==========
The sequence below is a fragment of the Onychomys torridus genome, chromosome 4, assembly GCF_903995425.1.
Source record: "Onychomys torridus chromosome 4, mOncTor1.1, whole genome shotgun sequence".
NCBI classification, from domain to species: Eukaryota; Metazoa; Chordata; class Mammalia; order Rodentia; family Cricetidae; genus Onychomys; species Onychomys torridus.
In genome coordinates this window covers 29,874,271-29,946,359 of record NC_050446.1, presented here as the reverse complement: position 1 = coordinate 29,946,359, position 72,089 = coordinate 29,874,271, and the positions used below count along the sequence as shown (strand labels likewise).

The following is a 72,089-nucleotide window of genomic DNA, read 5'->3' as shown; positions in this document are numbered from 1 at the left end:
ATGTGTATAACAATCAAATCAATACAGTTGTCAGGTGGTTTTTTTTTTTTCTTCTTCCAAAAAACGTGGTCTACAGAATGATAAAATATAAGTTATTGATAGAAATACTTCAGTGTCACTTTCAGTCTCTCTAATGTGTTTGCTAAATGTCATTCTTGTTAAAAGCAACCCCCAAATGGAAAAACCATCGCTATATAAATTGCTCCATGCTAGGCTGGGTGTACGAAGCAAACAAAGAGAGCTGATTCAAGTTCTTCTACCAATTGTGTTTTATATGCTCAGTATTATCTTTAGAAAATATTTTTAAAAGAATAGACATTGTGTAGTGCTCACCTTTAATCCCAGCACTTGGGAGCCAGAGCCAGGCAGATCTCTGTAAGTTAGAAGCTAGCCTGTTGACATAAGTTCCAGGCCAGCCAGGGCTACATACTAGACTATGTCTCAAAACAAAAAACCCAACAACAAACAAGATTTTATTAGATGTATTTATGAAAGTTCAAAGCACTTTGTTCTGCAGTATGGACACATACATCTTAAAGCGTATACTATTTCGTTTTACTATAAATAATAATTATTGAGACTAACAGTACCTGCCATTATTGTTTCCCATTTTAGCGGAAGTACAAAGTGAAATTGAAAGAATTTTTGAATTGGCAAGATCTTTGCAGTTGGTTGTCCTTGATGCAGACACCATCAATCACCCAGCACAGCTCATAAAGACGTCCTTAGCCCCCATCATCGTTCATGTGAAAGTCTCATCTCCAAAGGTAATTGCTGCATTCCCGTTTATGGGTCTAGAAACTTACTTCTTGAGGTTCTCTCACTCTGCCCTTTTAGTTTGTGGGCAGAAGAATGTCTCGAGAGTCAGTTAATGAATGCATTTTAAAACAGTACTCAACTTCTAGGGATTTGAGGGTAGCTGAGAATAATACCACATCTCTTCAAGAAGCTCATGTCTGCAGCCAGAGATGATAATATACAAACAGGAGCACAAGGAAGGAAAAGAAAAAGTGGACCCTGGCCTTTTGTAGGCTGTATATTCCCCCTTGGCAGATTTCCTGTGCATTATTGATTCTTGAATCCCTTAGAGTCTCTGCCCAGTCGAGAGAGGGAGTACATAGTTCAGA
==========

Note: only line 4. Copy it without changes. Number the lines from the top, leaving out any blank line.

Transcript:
In genome coordinates this window covers 29,874,271-29,946,359 of record NC_050446.1, presented here as the reverse complement: position 1 = coordinate 29,946,359, position 72,089 = coordinate 29,874,271, and the positions used below count along the sequence as shown (strand labels likewise).